8. job
    macrumors 68040


    I think GPA should be emphasized less. In my case, I have a 4.0 in all AP classes, but I share my #1 class rank with people who take very easy courses such as 'Floral Design' etc. While I'm not against their course selection, I don't think that such classes are preparing them for college, especially when those people are competing with me to get into the same colleges.

    I also think that personal interviews should be emphasized more, and I'm glad colleges are starting to do that. Sure, a transcript and grade report can tell you everything about a person on paper, but what about the intangibles an individual brings to a college? Without an interview or on campus visit, how are admissions officers going to find out about the variety of one's personality. I have a Harvard alumni interview this Friday and a Dartmouth alumni interview next Friday. I think such interviews allow the colleges to see how you are as a person, not as a grade.

    I also agree with the other posters when they mention the difference between the courses offered at the different high schools. How can people compare state standards with each other in an attempt to enter a semi-national educational system? The colleges are looking throughout the United States at prospective students, which invariabely leads to issues as each school stresses different academic areas. The A.P. system is a step in the right direction as it is a voluntary national standardized curriculem that admissions officers can compare between students.

    whew...i need to go eat dinner. i'll keep writing later...
  9. macrumors 65816


    Yea, I got a 1430 when I took it :D

    I thought I had the highest score in the school until one girl busted out a 1600, duh oh!
  10. macrumors G3


    :eek: The valedictorian from my class got a 15xx, and it really comes down to preparation and hard work more than school choices. I went to school with her every year except 7th grade. (!!)
  11. macrumors 68020



    who cares what either of you scored?

    this should be private information, and this board is not a place to brag about how smart you are.
  12. macrumors G3


    Since when does the SAT accurately measure intelligence?
  13. Retired


    my wife works for a standardized test company and the phds who make these tests are wholly convinced that they do not measure intelligence...and most of them privately think it's a crock of ****
  14. macrumors 68020


    you missed my point obviously.
  15. macrumors G3


    It's not as bad as the MCAS though.
  16. job
    macrumors 68040


    True, it may be private information, but it is their information to share. I don't see why people can't post test scores if they see fit.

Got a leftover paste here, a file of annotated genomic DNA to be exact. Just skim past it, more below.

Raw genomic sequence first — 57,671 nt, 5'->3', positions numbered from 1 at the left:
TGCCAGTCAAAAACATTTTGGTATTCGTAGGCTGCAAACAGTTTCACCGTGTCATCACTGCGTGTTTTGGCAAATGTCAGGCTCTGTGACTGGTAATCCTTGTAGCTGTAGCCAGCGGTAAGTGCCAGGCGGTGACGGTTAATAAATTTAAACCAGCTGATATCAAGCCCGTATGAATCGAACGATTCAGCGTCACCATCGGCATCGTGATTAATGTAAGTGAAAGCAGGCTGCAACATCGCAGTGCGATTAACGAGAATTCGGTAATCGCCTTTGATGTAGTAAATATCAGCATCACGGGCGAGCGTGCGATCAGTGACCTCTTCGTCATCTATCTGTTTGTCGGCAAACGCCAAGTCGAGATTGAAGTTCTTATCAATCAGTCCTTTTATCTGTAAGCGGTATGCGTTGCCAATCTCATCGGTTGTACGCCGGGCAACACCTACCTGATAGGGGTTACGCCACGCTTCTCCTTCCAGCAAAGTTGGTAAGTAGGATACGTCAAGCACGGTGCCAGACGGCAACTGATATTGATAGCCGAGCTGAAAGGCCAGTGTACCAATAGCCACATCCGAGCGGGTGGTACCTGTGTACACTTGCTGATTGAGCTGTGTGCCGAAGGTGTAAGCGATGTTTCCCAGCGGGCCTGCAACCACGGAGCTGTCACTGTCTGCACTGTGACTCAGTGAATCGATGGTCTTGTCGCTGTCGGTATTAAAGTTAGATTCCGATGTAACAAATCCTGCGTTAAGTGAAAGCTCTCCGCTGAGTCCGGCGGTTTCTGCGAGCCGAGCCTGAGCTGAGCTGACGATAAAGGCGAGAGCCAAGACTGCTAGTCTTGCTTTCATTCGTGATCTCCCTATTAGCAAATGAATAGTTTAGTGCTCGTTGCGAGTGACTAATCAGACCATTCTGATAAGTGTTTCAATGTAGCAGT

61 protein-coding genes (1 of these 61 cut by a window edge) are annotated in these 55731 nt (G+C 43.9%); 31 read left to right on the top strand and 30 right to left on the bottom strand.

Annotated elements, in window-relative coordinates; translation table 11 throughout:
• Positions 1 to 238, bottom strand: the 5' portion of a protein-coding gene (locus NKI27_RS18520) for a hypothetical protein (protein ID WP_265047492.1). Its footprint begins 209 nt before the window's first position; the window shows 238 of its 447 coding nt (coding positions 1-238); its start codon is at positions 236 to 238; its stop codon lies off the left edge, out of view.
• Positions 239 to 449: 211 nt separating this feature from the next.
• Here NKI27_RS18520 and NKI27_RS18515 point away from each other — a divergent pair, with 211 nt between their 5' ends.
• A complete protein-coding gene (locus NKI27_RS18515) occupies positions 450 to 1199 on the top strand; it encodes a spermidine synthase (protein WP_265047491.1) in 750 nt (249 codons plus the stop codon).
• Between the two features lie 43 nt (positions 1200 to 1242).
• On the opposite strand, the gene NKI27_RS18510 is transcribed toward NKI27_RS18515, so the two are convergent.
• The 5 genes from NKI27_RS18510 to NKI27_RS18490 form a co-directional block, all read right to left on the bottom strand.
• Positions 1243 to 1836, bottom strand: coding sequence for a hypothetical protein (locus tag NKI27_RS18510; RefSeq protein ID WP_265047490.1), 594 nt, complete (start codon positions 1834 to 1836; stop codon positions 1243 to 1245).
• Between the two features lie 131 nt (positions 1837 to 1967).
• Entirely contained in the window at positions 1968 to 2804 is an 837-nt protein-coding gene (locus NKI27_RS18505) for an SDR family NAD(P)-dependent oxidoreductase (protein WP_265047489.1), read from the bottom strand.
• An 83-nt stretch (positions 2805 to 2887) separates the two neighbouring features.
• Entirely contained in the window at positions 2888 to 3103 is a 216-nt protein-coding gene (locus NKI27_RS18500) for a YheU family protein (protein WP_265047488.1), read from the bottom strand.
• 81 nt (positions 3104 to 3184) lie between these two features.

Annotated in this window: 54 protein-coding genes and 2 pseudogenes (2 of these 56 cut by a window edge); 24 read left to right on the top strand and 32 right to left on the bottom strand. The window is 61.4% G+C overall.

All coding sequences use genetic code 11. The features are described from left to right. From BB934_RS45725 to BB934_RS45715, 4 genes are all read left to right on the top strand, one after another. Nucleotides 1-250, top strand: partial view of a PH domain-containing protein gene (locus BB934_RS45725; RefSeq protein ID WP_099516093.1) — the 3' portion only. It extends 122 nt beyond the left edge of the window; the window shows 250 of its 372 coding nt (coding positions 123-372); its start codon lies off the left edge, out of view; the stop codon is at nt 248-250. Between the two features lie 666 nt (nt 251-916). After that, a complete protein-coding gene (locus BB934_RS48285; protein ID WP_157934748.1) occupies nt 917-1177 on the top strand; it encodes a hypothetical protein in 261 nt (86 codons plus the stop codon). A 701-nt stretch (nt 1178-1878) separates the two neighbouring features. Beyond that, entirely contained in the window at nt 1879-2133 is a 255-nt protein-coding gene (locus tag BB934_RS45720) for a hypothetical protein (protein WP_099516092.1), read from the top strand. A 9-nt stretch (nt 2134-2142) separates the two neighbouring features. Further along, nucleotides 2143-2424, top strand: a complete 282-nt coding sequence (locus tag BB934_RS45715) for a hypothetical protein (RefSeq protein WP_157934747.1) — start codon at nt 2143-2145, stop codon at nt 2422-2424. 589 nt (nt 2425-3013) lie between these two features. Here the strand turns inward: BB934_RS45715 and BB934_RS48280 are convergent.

And for the record I scored a 1450.

    Of course I could be making that up...maybe I scored a combined of a 1000. Who knows? :p :D

    idkew: It's all in good fun. Honestly, how are we to know if people are actually telling the truth, especially on forums like these.
  17. macrumors 68020


  18. macrumors G3


    If I was going to lie about my SAT scores, I would have said something more like 1400+ :p
  19. macrumors 68020


    Actually, I just needed to be in the top 10% of my graduating class to get into any public university in my state, which is what I did...

    I'm not sure if they still counted SAT's or what, but I only applied to one school, and got in easily.

    I personally don't find college hard. If you just study, read, and do the work, then you should be fine for the first few years. It's actually quite boring. I can't wait to get into my upper division classes where I'll actually have to think... I'm not saying I'm a genius or that I'm super smart. I'm just saying that these days, it seems that almost anyone can, or should be able to cut in in a basic 4 year degree program at a public university, or even a community college. And if you can't cut it, there are still plenty of things for a person to do... Too many people think higher education is for everyone, and although to me it seems like anyone who applies themselves can do it, there are too many people who can't because they're lazy, or just don't have any motivation. And then they complain, but that's another story for another day...

    I think that stricter admission policies are needed. Although I probably wouldn't have gotten into my university, it would've also weeded out a lot of the idiots. Also, if I knew the admissions were stricter, I would've also tried harder in high school... It needs to be stressed, do well in high school, and I mean really good, then go to college, and get a respectable job, or you can just pick up garbage and flip burgers...